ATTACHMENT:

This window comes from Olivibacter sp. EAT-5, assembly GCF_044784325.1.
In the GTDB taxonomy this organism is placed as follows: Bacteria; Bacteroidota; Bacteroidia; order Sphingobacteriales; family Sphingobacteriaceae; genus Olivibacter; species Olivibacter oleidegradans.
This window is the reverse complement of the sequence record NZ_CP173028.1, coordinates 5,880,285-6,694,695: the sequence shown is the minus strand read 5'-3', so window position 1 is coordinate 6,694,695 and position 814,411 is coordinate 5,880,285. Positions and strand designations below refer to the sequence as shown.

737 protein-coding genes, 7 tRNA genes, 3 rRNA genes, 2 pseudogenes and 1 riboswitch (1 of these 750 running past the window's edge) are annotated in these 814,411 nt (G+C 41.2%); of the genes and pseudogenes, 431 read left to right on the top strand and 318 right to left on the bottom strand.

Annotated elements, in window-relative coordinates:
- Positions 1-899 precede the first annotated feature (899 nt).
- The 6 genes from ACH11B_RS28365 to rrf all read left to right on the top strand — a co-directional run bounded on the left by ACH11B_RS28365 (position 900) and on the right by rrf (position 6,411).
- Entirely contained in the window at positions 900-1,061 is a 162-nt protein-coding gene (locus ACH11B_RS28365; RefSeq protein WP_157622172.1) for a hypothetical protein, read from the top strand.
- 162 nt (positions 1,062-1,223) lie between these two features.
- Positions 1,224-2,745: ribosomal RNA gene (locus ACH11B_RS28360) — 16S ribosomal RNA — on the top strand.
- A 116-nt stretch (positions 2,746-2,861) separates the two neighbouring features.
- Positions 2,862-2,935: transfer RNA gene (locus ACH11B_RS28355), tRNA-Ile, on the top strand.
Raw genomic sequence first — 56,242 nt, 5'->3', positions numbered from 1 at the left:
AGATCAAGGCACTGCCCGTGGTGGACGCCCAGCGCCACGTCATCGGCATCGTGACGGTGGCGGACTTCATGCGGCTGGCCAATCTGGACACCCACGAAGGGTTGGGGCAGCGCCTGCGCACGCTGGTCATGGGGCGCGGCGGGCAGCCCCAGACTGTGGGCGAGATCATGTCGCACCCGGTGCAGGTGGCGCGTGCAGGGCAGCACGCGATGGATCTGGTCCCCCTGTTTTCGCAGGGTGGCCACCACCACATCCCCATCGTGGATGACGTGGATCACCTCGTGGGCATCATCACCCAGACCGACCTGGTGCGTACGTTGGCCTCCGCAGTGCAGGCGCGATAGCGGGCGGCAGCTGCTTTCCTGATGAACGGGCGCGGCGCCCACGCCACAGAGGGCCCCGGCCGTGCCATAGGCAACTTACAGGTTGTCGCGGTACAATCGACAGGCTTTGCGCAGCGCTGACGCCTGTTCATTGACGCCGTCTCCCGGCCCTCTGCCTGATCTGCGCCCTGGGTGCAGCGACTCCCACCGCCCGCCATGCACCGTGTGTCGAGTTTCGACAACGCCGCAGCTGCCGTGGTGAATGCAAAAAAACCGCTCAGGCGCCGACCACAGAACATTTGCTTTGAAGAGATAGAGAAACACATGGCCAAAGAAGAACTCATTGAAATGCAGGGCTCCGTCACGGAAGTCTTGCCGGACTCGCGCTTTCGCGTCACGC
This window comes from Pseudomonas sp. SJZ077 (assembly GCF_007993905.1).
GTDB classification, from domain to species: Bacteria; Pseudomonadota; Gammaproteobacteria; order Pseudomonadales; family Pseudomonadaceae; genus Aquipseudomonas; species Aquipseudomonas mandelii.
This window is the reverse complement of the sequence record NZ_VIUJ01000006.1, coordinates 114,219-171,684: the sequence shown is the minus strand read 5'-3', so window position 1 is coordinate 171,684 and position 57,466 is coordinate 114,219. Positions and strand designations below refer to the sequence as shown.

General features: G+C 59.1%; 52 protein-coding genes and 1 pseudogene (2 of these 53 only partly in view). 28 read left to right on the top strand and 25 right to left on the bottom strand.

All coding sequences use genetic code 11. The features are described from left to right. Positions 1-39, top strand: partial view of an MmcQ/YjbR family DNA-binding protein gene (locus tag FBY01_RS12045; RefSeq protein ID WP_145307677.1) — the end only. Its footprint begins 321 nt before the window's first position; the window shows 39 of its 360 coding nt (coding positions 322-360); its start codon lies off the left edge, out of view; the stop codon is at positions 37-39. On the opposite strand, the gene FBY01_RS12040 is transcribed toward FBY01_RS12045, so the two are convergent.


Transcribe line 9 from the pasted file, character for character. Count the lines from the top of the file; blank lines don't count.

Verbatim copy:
- 162 nt (positions 1,062-1,223) lie between these two features.